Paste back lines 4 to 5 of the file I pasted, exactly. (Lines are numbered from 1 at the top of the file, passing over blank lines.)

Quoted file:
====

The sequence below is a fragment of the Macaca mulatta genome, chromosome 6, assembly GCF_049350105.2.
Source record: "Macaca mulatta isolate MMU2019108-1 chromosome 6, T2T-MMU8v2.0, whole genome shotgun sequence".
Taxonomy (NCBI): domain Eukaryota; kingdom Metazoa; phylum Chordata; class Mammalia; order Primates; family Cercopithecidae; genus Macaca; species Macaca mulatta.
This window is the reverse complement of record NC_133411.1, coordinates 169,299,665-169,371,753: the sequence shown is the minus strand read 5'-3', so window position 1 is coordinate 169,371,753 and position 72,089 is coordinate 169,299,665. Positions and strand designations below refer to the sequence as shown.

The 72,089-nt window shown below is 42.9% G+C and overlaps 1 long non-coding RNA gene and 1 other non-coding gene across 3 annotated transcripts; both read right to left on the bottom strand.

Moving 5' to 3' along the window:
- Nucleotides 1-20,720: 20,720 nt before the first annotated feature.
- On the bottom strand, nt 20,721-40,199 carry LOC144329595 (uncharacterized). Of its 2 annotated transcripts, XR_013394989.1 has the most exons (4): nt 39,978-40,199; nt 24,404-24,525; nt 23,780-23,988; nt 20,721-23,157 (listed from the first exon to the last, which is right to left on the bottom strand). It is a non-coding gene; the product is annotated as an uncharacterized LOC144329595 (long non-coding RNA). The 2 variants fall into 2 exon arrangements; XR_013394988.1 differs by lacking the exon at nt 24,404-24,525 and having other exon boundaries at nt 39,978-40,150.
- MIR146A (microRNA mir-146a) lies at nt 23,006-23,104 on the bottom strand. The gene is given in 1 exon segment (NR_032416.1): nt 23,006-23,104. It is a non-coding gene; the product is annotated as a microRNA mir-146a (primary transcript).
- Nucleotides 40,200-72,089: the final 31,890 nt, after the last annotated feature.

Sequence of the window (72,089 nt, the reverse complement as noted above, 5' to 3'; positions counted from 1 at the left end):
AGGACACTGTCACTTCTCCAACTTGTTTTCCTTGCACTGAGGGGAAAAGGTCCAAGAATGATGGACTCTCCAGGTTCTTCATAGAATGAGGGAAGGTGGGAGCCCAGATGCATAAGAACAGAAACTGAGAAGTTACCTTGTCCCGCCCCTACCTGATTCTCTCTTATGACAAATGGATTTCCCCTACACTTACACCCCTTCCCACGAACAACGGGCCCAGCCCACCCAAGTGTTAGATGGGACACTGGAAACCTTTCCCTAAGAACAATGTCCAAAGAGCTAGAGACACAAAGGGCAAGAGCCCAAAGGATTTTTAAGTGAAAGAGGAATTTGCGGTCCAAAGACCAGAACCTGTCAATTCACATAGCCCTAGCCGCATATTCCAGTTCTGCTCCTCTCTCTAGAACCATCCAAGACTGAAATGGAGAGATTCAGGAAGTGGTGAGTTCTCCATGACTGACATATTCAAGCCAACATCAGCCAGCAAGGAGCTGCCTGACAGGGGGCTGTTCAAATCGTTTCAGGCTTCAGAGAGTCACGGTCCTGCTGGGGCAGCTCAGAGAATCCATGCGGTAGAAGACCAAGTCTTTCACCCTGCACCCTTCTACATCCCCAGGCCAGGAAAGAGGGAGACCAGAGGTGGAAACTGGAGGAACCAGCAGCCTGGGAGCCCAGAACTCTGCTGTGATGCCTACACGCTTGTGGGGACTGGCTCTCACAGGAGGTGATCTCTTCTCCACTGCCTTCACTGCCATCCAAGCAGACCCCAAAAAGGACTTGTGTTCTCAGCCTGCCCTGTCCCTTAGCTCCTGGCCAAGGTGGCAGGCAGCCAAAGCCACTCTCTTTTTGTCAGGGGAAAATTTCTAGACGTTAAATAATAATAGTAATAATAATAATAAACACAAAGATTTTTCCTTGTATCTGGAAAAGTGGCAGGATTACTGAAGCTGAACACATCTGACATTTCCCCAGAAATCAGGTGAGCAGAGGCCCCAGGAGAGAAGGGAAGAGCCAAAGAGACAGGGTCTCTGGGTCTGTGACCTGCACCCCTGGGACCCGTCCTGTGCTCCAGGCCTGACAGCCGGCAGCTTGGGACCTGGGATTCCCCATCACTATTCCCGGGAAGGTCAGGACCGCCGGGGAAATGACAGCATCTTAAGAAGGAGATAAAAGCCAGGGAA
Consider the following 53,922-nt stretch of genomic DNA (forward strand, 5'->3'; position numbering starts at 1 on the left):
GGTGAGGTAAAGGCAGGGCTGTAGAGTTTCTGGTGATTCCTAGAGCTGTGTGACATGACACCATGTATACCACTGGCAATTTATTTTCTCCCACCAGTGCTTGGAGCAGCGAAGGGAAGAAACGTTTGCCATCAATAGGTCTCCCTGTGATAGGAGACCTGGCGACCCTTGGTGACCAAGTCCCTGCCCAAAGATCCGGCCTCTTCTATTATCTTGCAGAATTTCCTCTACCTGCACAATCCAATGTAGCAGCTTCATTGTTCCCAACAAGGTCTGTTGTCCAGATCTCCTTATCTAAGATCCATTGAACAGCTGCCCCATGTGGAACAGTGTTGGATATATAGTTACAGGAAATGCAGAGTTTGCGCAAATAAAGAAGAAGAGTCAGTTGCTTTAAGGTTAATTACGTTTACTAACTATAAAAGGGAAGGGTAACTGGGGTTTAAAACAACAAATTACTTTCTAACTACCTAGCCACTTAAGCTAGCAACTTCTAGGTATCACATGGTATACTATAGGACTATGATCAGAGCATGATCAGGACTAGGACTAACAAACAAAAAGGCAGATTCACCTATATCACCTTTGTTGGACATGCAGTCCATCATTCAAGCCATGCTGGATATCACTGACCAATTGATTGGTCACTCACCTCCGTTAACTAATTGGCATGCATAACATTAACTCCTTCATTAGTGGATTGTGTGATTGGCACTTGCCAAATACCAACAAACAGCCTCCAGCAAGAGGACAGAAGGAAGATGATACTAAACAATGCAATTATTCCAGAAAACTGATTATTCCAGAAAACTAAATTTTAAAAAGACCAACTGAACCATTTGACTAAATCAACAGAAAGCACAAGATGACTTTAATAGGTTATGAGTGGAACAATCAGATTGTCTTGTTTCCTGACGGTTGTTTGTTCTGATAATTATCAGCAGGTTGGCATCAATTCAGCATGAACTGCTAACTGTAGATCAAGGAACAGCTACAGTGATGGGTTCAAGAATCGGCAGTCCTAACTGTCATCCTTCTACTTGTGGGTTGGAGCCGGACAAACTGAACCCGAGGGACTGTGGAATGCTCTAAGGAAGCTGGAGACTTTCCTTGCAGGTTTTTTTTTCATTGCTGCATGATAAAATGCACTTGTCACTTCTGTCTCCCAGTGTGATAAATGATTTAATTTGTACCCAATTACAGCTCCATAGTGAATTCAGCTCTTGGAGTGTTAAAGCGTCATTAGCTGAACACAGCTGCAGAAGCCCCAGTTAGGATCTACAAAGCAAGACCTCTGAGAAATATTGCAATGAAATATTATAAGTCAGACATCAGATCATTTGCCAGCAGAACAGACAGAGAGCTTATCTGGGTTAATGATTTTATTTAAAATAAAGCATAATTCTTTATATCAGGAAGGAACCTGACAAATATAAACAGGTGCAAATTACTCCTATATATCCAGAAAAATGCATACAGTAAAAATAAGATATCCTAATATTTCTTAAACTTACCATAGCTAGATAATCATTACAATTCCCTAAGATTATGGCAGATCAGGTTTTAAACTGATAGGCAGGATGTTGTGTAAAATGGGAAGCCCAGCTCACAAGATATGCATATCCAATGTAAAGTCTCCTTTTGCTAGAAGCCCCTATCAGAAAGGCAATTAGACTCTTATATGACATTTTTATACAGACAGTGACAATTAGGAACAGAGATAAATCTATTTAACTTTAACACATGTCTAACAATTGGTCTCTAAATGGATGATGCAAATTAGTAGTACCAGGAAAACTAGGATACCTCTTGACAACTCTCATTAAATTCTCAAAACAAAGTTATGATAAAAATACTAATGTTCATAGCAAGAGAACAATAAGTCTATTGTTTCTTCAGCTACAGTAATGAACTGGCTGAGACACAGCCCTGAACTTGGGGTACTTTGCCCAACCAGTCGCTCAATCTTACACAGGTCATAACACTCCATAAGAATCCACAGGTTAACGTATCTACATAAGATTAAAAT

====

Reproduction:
This window is the reverse complement of record NC_133411.1, coordinates 169,299,665-169,371,753: the sequence shown is the minus strand read 5'-3', so window position 1 is coordinate 169,371,753 and position 72,089 is coordinate 169,299,665. Positions and strand designations below refer to the sequence as shown.

The 72,089-nt window shown below is 42.9% G+C and overlaps 1 long non-coding RNA gene and 1 other non-coding gene across 3 annotated transcripts; both read right to left on the bottom strand.